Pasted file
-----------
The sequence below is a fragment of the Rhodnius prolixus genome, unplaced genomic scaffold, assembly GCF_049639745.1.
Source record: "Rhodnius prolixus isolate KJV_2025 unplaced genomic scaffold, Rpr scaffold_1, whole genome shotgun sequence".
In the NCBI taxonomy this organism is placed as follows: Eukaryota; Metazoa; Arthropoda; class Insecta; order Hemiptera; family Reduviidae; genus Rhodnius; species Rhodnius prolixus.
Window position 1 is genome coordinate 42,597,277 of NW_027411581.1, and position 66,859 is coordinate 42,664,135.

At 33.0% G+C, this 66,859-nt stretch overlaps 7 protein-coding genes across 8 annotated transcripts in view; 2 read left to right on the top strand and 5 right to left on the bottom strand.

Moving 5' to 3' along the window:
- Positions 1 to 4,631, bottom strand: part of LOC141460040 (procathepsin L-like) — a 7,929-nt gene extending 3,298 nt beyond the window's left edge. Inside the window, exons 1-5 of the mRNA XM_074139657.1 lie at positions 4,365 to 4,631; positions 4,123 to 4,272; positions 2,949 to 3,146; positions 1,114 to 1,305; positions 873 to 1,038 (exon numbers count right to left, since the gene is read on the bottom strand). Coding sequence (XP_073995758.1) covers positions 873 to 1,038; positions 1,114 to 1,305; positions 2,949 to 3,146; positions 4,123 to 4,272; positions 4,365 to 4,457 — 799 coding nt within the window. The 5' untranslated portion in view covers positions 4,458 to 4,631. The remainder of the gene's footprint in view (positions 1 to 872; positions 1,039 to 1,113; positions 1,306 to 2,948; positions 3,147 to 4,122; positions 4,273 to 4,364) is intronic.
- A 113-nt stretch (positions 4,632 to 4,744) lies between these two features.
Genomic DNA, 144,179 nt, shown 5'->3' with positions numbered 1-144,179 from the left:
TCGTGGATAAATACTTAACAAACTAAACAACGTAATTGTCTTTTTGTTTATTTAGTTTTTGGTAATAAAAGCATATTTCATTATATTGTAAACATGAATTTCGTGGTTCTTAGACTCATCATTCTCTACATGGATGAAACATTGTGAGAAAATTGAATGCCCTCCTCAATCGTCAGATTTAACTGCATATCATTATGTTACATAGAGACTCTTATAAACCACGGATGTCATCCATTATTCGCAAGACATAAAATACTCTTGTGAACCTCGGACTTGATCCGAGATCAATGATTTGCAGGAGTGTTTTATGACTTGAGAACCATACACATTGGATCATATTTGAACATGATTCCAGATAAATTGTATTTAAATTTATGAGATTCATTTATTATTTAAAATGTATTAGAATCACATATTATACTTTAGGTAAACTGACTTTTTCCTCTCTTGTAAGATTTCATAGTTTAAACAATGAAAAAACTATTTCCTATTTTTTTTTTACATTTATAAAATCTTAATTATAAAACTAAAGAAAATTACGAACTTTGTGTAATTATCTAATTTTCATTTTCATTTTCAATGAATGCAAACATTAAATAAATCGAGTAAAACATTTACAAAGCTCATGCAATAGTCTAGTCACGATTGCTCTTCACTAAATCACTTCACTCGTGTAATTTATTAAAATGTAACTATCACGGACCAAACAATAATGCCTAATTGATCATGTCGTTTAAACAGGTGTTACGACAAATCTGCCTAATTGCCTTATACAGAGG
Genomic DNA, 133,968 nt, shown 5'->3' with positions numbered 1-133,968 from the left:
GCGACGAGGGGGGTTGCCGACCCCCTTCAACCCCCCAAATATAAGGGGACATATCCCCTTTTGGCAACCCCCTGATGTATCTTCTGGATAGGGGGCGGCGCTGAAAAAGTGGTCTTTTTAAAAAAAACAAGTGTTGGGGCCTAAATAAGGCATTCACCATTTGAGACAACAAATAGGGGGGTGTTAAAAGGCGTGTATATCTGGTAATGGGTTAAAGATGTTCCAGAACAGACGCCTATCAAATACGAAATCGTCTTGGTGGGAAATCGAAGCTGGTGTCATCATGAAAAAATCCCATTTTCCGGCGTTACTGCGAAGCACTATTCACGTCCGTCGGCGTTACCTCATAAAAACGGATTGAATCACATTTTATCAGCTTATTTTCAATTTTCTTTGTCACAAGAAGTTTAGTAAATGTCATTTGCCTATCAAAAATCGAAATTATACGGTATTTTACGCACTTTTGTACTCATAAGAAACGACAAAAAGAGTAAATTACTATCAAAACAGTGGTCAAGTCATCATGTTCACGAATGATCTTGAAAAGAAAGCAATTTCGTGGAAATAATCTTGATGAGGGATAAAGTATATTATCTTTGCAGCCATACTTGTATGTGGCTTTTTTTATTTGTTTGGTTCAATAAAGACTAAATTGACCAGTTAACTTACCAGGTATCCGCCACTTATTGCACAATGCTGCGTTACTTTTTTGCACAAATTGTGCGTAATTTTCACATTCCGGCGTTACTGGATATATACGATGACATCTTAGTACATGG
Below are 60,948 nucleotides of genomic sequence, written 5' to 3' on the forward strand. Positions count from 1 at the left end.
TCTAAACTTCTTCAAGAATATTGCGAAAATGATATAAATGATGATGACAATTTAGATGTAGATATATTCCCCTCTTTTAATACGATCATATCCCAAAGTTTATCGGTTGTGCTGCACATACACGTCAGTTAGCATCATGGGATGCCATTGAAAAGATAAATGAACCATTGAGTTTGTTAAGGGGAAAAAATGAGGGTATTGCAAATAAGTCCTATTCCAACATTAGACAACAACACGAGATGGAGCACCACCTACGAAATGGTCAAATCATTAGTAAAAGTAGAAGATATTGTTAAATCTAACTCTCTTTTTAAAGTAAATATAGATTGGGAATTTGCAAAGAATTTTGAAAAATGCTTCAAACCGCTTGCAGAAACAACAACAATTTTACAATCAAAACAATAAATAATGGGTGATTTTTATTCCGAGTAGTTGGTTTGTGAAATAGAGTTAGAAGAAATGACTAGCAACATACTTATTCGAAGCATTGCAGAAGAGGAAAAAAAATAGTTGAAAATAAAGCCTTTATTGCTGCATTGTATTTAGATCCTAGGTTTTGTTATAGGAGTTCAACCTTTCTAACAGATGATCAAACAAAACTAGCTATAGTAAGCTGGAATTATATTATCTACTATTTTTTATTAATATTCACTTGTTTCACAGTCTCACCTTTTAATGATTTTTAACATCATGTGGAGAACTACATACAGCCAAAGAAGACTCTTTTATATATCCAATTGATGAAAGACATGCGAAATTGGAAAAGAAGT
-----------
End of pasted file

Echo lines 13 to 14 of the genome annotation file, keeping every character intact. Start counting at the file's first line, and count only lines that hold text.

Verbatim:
Below are 60,948 nucleotides of genomic sequence, written 5' to 3' on the forward strand. Positions count from 1 at the left end.
TCTAAACTTCTTCAAGAATATTGCGAAAATGATATAAATGATGATGACAATTTAGATGTAGATATATTCCCCTCTTTTAATACGATCATATCCCAAAGTTTATCGGTTGTGCTGCACATACACGTCAGTTAGCATCATGGGATGCCATTGAAAAGATAAATGAACCATTGAGTTTGTTAAGGGGAAAAAATGAGGGTATTGCAAATAAGTCCTATTCCAACATTAGACAACAACACGAGATGGAGCACCACCTACGAAATGGTCAAATCATTAGTAAAAGTAGAAGATATTGTTAAATCTAACTCTCTTTTTAAAGTAAATATAGATTGGGAATTTGCAAAGAATTTTGAAAAATGCTTCAAACCGCTTGCAGAAACAACAACAATTTTACAATCAAAACAATAAATAATGGGTGATTTTTATTCCGAGTAGTTGGTTTGTGAAATAGAGTTAGAAGAAATGACTAGCAACATACTTATTCGAAGCATTGCAGAAGAGGAAAAAAAATAGTTGAAAATAAAGCCTTTATTGCTGCATTGTATTTAGATCCTAGGTTTTGTTATAGGAGTTCAACCTTTCTAACAGATGATCAAACAAAACTAGCTATAGTAAGCTGGAATTATATTATCTACTATTTTTTATTAATATTCACTTGTTTCACAGTCTCACCTTTTAATGATTTTTAACATCATGTGGAGAACTACATACAGCCAAAGAAGACTCTTTTATATATCCAATTGATGAAAGACATGCGAAATTGGAAAAGAAGT